Hong Kong buyers look for quality properties and quality businesspeople to work with. Know your stuff and you’re far more likely to tap into the lucrative market.
Roger Searl, Founding Partner of Info-nation in Hong Kong, spoke to OPP and passed on his 10 top tips for selling in Hong Kong.
1. The key Asia Pacific markets are Thailand, Bali, Japan, Australia, China and London. Hong Kong investors are very savvy London investors. The historical link with Britain (the holding of british national overseas BNO passports) with the high chance of family connections in the UK, are key driving factors.
2. Unlike Western consumers, fresh air, food and healthy space etc can often be more important than sun sea and sand. Focus on promoting the things Chinese like to do when travelling – proximity to shops and restaurants may be more important than a private beach…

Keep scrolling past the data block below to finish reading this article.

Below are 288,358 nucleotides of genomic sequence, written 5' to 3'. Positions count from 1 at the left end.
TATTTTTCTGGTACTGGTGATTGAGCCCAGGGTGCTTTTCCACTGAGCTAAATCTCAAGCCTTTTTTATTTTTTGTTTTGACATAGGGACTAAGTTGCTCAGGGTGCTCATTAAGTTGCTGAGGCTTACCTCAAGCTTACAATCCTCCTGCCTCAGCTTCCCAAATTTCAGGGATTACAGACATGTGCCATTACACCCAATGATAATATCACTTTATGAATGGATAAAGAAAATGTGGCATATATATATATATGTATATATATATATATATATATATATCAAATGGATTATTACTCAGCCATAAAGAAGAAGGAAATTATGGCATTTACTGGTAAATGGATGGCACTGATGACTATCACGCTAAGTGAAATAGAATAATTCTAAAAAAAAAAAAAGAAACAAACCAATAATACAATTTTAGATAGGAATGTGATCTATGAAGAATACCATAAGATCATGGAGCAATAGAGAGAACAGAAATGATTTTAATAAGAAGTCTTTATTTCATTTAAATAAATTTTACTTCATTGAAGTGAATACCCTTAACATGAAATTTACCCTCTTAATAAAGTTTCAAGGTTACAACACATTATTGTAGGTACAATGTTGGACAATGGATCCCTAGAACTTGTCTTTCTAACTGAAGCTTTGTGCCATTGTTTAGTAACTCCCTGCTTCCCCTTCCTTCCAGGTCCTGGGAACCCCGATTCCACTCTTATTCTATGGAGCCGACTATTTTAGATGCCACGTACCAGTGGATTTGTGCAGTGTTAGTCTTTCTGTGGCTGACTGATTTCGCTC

3. Trophy homes are also important. However this is now a lot more low key, and tends to be displayed far less publicly.
4. Immigration specialists – especially if perceived as independent – can be useful. Chinese HNW individuals often look to secure immigration status in other countries (EU, US) to have a passport with more flexibility for travel etc.
5. You don’t necessarily need huge marketing budgets, but Chinese investors like to see a commitment to the market and need reassurances that their money is being wisely invested.
6. Don’t forget they will probably not even be able to read your website (or Google your company) in English. Translate!
7. There are a number of websites and a few magazines targeting Chinese investors, but this is no where near as mature a market as, say, Europe or US.
8. You need to think about a realistic approach. There is no point in placing an ad in a magazine without thinking it through and expecting the business to start coming.
9. Don’t get involved with how the Chinese will get their money out of China, they will know how.
10. Often property investment for HNW individuals is conducted through third parties rather than directly with the individual. This can be tricky and hard sometimes to know how real the opportunity is.